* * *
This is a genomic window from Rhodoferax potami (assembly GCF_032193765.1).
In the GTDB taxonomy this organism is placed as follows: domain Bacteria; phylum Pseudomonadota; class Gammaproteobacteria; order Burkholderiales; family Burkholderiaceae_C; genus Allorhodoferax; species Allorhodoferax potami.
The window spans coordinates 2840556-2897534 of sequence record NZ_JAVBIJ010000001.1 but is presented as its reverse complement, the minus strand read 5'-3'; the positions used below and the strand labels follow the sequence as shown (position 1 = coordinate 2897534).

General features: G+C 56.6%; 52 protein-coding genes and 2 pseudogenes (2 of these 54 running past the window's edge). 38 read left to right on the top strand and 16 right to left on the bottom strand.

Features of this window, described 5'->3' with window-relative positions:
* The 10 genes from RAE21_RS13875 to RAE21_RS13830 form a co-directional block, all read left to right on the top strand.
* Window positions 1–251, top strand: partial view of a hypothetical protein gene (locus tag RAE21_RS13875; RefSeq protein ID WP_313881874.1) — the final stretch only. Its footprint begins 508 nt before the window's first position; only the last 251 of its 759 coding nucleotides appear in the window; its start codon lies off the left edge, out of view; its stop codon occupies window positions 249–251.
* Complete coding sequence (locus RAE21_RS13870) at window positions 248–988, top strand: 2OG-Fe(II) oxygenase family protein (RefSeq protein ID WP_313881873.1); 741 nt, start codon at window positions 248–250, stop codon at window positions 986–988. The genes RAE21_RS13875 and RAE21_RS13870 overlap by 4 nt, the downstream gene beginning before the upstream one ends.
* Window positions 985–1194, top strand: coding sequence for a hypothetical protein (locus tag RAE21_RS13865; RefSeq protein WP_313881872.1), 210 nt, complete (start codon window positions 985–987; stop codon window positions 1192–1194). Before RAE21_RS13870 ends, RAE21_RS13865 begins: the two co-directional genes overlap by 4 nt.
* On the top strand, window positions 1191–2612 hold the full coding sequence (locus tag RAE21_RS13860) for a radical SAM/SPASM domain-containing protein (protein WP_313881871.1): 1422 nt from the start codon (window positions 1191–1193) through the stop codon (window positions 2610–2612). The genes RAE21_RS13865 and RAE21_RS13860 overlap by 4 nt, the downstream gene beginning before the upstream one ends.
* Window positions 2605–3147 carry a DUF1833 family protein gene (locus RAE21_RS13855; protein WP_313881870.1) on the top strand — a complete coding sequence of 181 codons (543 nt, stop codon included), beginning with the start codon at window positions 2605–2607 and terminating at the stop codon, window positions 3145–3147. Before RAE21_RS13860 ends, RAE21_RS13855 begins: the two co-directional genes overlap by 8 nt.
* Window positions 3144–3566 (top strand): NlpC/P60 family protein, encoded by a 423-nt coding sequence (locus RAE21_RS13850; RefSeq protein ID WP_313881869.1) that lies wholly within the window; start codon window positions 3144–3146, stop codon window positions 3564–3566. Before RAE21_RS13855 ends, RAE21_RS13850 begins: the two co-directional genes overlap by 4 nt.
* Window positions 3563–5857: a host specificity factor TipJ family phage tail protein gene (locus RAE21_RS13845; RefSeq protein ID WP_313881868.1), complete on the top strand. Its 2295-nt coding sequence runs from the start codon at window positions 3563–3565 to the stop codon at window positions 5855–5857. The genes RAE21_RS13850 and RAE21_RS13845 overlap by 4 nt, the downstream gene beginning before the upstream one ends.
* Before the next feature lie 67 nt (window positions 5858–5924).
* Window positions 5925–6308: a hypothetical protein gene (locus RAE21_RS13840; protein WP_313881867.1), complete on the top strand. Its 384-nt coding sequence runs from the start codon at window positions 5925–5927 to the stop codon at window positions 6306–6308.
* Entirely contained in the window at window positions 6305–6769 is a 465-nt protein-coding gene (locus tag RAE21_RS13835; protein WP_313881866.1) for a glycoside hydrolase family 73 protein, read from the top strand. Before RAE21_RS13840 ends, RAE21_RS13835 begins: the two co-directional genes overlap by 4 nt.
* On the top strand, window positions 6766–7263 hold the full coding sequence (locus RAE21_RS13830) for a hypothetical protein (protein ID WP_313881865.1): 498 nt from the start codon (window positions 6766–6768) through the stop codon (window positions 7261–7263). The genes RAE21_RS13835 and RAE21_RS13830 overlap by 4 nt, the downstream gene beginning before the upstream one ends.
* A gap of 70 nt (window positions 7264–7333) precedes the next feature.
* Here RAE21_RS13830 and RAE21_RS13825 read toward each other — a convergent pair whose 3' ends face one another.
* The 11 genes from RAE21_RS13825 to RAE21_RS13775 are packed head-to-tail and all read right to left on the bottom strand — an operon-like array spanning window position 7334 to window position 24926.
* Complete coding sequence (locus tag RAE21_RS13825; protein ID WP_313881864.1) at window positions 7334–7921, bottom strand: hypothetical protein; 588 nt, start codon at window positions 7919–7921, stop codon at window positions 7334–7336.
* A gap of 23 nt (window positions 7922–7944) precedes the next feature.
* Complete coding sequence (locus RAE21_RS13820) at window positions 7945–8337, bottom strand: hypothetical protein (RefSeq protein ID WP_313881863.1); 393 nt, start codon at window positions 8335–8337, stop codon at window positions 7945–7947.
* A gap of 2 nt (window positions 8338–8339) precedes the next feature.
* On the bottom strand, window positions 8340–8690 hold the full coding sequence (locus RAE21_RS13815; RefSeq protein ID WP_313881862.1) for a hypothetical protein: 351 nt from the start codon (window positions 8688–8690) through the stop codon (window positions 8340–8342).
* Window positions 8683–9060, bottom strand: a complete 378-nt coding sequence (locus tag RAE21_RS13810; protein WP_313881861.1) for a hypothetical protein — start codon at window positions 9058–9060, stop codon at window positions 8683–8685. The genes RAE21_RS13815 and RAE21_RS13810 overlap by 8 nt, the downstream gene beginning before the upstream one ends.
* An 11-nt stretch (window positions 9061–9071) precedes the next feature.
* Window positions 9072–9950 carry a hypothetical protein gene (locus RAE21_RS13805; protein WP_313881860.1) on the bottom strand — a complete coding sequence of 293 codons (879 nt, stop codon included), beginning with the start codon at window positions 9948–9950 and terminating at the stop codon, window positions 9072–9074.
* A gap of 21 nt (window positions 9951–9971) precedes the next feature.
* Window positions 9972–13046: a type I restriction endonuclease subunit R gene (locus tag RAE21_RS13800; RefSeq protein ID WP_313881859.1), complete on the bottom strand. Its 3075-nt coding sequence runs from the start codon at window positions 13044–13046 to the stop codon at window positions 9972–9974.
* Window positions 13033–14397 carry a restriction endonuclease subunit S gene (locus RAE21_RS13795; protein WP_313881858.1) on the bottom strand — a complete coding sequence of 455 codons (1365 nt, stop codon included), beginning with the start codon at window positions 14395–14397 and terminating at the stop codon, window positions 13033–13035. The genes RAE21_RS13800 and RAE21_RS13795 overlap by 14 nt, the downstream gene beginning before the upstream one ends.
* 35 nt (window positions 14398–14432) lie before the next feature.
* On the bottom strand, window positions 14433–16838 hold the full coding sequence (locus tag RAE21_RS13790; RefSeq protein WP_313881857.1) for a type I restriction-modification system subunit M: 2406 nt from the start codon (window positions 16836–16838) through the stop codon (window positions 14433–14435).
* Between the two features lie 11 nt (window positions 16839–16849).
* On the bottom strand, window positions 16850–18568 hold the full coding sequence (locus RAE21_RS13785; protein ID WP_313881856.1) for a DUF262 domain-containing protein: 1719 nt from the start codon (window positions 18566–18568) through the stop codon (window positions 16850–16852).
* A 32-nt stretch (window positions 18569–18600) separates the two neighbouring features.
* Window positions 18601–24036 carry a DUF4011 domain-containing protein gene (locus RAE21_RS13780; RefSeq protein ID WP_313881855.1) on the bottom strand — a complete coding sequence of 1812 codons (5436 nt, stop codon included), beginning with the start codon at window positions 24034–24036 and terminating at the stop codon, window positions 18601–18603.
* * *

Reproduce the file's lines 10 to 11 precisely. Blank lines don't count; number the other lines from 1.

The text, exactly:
* On the top strand, window positions 1191–2612 hold the full coding sequence (locus tag RAE21_RS13860) for a radical SAM/SPASM domain-containing protein (protein WP_313881871.1): 1422 nt from the start codon (window positions 1191–1193) through the stop codon (window positions 2610–2612). The genes RAE21_RS13865 and RAE21_RS13860 overlap by 4 nt, the downstream gene beginning before the upstream one ends.
* Window positions 2605–3147 carry a DUF1833 family protein gene (locus RAE21_RS13855; protein WP_313881870.1) on the top strand — a complete coding sequence of 181 codons (543 nt, stop codon included), beginning with the start codon at window positions 2605–2607 and terminating at the stop codon, window positions 3145–3147. Before RAE21_RS13860 ends, RAE21_RS13855 begins: the two co-directional genes overlap by 8 nt.